As a child I lived next door to a calendar, but not the kind mother always hung on the wall next to the refrigerator, two, one for school events and the obligations attendant on parenthood and the other for holidays, and adult social events, the important one she’d say when she thought we couldn’t hear. My calendar was Mrs. Kanutsu, the woman next door, or more accurately the aromas that would waft from her kitchen foretelling the Greek Orthodox holiday about to arrive, only a few hours after she insured that I approved of her latest creations, all of which were replete, redolent with spices my mothers would never dare use. I liked Christmas most of all, even though I was wholly Jewish then, for it meant she would let me help make the phyllo, knowing I would soon enough be rewarded with a large piece of baklava that strangely never seemed to make it all the way next door
The hardest age by far is the one where you are stuck in the middle, children below, parents above, and utterly no hope of escape from the vise. Things your mother could do effortlessly now seem impossible for her, and those things now need doing immediately. Your children, ever wise at creating novel approaches to anything they want in life regardless of your opinion, suddenly cannot perform the simple tasks they once could, more so if the task takes them away from whatever is their pleasure of the moment. It is this middle period where you cease to live, at least to live fully, taken with tasks above and below, and only in the rare spare moment can you contemplate the tasks you will no longer be able to do as soon as your children cease to be a burden and can be one
It’s difficult enough, Mom, that I never got to meet you, to see your face save in a college yearbook, to have only a few relatives acknowledge my existence despite the DNA test that clearly links us, one to the other. What makes it more difficult is trying to figure out my heritage, my geographic roots before our family arrived in West Virginia, back in the old country which for most was Lithuania, but for some Poland and still others Russia, as though their village was loaded onto a horsecart and dragged around Eastern Europe always heading to the next pogrom. Couldn’t our place have settled on a country, rather than riding the tides of the insanity the leaders then?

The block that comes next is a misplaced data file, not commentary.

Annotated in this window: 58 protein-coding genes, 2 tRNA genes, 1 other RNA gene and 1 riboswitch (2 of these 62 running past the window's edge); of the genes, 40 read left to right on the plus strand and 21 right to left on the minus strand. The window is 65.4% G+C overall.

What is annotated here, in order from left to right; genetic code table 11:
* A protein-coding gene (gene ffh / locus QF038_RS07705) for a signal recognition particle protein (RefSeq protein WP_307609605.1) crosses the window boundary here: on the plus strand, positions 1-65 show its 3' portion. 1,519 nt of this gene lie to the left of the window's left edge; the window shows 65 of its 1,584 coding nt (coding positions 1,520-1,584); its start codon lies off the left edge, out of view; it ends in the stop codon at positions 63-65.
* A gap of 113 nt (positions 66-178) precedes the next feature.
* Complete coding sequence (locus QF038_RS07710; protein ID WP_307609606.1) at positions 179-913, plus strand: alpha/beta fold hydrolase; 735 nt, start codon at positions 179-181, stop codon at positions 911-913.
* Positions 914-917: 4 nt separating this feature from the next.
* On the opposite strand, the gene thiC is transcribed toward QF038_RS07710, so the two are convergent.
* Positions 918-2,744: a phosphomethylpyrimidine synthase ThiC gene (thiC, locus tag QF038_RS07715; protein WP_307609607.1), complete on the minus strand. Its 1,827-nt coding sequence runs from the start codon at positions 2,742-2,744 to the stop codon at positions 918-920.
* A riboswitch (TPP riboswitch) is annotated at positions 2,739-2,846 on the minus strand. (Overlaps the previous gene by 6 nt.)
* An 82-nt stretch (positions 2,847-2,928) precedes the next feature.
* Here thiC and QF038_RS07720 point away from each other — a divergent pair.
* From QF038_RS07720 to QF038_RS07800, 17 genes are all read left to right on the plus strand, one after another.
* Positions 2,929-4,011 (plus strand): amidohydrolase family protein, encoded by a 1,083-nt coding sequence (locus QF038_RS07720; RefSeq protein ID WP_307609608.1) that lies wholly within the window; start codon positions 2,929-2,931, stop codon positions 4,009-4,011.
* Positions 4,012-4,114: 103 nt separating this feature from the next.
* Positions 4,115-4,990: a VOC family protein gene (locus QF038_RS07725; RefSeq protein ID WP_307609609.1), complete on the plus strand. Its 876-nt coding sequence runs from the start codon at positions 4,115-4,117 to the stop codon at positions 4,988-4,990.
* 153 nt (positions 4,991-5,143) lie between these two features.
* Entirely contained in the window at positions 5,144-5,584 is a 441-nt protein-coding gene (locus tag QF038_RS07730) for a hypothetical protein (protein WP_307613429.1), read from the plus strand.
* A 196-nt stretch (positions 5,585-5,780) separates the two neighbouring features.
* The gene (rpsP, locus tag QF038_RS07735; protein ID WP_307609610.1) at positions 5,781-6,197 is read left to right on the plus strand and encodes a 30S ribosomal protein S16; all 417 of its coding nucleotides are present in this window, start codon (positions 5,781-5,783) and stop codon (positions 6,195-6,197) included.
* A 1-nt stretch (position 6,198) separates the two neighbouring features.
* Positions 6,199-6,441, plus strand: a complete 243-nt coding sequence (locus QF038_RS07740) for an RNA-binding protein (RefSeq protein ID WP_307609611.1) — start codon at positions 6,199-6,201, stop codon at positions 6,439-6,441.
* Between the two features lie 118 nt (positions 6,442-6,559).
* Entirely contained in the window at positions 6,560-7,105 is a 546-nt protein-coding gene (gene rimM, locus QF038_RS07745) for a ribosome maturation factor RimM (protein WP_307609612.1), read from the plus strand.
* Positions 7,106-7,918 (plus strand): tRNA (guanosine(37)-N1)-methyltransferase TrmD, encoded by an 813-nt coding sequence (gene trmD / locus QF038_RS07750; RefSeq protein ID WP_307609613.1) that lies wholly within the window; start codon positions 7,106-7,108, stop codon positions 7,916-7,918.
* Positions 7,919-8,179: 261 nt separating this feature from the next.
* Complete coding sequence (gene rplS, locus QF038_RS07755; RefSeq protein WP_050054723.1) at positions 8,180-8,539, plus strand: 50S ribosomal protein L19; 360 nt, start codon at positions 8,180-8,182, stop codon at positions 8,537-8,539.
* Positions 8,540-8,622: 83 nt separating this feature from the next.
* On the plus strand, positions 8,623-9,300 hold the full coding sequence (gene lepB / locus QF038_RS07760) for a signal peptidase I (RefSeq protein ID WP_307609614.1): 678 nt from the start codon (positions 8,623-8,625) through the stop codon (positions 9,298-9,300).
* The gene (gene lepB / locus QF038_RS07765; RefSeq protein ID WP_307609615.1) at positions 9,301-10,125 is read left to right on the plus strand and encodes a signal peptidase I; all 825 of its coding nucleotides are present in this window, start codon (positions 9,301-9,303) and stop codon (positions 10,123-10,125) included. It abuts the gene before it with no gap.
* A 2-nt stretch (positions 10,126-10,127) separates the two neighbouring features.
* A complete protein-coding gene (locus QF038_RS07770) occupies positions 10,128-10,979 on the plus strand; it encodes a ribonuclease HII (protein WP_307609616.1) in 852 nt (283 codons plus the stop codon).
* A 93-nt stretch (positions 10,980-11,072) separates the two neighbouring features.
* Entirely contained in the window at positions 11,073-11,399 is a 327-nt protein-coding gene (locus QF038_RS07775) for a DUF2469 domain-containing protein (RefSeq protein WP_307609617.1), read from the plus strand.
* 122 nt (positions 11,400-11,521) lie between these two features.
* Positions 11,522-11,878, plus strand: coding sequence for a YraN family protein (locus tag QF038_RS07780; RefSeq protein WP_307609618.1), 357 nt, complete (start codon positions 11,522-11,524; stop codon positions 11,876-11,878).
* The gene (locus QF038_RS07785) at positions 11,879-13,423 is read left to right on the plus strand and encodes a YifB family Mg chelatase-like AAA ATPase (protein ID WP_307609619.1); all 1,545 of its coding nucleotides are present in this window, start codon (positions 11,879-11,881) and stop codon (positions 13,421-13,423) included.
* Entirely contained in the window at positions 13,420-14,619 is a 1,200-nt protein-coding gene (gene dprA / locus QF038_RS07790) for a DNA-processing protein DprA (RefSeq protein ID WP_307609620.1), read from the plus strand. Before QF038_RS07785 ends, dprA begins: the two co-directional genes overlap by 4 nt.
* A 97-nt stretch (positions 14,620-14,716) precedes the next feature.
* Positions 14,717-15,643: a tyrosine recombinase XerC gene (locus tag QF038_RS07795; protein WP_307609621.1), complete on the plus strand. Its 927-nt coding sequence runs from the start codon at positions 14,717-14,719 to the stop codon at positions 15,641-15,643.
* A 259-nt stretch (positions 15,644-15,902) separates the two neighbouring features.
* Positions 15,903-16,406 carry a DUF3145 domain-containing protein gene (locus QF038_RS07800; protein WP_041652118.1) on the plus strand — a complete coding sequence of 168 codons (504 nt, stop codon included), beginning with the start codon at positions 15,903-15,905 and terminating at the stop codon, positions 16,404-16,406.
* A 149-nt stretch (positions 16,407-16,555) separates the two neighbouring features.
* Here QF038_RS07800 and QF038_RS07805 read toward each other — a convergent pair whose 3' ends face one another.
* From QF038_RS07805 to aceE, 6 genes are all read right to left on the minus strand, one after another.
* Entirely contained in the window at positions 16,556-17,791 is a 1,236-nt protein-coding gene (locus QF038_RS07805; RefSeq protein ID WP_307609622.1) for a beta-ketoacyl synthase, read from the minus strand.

I always imagined it would somehow be romantic, not in the Hollywood sort of way, but in an idyllic, picturesque manner, even if that denied basic reality. Reality, when it comes to origins discovered is overrated, for the normal percolation time is denied, and the impact is sudden with no restraints to temper the blow. Way back when, you learned by stories told by the elders, who know, or led you to believe they did without question, who painted word pictures, drew out fading photographs that barely seemed real. You believed them because they knew, knowledge directly proportional to their age. For me it was the inside of my cheek, a wait, and an email, and then news, place names barren of detail, Lithuania. Later, village names, and only then visions of pogroms, of flight, of a desperate search for freedom and West Virginia. Details were added, but the picture was monochrome, a barren, wordless palette and no brush to be found.
It’s Sunday, so I know, before long
I will have the nagging thought
that I should call my mother.
I’ve had this thought for years,
once acted upon it with regularity,
listened patiently for her weekly
list of things I needed to help her with,
since I never visited to do the work
with her standing over my shoulder.
I stopped the calls four years ago
because the dead make few demands,
and she didn’t bother to answer
except in the darkest hour
of my dreams.
Hell is a place where what you least desire becomes eternally yours, or so we were told as children, well not us, not the Jewish kids, for us Hell was our mothers’ finding that copy of Playboy we stole from our father’s stash our mother didn’t know about, and which he would deny, throwing us under the bus or any large vehicle she found
If we buy into Hell, and given that ours is an aging population, many of whom have landed in Florida and Arizona to avoid the winters that are hell on the ubiquitous arthritis, and all those who have joyously consumed the evangelical Kool-Aid, when the final bell rings, they may be surprised to discover there is far, far more of a chance of a snowball in Hell.
He expects that she will stop by and visit. This is a perfectly reasonable expectation though he knows she behaves as she chooses and that is not always in accordance with any standards of reason. Nevertheless, he waits for her visit which doesn’t happen. He will later get the courage to ask her why, she will say I had friends I had to see, and when he says “you were three miles away,” she will say, “but I had limited time to be there.” Months later she will ask him to come visit. He will say it’s a two hour, expensive flight and he can’t take the time away from work. She will remind him in her harshest voice that she won’t be around forever, that a visit even a short one, is the least a son can do for a mother, and when he reminds her that she couldn’t visit when she was there three miles away, she’ll say, “that was different I had friends I simply had to see”